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Kenny Walter is an editor with HCPLive. Prior to joining MJH Life Sciences in 2019, he worked as a digital reporter covering nanotechnology, life sciences, material science and more with R&D Magazine. He graduated with a degree in journalism from Temple University in 2008 and began his career as a local reporter for a chain of weekly newspapers based on the Jersey shore. When not working, he enjoys going to the beach and enjoying the shore in the summer and watching North Carolina Tar Heel basketball in the winter.
Patients with the absence of urgency had significantly greater reductions in levels of inflammatory biomarkers C-reactive protein and fecal calprotectin in a cohort of patients treated with mirikizumab.
Finding suitable biomarkers for patients with inflammatory bowel disease (IBD), either Crohn’s disease or ulcerative colitis, can be challenging.
But by identifying and targeting biomarkers, clinicians can target earlier interventions and treatments that ultimately could result in better care.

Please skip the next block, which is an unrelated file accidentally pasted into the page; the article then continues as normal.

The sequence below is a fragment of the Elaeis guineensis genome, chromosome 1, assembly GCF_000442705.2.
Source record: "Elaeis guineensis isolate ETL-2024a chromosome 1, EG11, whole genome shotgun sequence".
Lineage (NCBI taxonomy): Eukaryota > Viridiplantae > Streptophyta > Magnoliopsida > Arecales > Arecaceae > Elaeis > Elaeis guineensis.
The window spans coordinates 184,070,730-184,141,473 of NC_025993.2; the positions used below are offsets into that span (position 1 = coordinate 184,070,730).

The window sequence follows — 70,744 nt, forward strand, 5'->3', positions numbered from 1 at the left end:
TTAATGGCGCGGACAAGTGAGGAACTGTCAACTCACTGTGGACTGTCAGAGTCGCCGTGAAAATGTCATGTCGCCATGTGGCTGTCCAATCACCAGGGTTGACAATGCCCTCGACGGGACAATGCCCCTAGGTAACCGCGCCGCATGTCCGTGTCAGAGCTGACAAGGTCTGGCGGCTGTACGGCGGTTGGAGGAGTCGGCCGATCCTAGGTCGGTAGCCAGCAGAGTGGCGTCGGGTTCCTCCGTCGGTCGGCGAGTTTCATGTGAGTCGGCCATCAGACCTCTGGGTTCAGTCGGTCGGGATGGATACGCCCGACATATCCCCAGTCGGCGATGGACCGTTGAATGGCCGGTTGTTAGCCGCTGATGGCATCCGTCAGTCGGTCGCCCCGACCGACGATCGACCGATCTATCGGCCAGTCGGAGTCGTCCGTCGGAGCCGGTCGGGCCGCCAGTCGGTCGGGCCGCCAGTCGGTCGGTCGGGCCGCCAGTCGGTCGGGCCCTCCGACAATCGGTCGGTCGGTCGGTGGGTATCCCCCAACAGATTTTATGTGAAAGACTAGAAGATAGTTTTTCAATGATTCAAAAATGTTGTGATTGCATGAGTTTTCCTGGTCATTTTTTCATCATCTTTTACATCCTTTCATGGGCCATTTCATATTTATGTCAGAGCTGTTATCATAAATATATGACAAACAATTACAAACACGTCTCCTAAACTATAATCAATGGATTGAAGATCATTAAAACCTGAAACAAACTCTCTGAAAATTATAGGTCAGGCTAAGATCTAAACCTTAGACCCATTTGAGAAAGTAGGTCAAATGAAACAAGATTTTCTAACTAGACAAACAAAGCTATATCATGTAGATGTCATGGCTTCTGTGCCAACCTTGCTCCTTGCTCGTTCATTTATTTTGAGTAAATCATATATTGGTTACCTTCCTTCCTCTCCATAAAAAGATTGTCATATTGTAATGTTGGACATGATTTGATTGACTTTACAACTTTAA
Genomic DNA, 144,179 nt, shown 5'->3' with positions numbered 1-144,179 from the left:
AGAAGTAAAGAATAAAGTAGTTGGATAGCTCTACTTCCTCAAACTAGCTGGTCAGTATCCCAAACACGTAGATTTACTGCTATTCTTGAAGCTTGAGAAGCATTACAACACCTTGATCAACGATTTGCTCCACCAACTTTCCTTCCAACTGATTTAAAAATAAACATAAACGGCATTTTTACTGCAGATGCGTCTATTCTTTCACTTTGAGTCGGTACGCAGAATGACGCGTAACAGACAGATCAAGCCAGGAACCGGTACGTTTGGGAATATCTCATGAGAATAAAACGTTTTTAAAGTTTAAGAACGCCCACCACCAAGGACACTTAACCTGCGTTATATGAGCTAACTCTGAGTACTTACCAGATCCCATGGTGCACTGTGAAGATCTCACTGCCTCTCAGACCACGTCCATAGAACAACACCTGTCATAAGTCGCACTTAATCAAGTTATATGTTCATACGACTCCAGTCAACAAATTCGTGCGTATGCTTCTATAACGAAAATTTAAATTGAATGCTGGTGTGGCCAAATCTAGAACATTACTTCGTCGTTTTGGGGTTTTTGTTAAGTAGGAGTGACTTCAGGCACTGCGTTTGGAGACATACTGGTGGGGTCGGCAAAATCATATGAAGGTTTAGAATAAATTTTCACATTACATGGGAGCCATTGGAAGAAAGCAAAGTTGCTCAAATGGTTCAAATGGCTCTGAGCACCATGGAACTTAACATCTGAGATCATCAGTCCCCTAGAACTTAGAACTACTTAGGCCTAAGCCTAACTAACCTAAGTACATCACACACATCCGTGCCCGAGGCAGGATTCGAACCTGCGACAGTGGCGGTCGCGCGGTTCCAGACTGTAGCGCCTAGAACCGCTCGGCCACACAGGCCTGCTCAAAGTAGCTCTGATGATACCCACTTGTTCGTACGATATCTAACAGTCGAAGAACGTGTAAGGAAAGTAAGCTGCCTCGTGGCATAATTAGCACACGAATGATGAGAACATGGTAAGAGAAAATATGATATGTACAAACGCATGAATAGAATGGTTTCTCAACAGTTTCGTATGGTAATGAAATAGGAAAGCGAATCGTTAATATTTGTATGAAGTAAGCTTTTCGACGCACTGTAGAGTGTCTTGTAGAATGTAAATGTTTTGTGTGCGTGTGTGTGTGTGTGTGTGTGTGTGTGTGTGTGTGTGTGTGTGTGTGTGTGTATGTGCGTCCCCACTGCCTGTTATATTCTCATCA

In data presented during the 2021 American College of Gastroenterology (ACG) Annual Meeting, a team led by Marla C. Dubinsky, MD, Professor of Pediatrics, Icahn School of Medicine at Mount Sinai, found patients with the absence of urgency had significantly greater reductions in levels of inflammatory biomarkers C-reactive protein (CRP) and fecal calprotectin (fCLP) in a cohort of patients treated with mirikizumab.
In an interview with HCPLive®, Dubinsky explained why it is important to target biomarkers for IBD and how it could be beneficial in earlier interventions for this disease.
In the trial, 249 patients were equally randomized to receive intravenous placebo, 50 or 200 mg mirikizumab with exposure-based dose increase possibility or fixed mirikizumab 600 mg every 4 weeks.
The 106 patients who achieved clinical response were then re-randomized into a double-blind maintenance study with either 200 mg mirikizumab subcutaneously every 4 or 12 weeks through 52 weeks.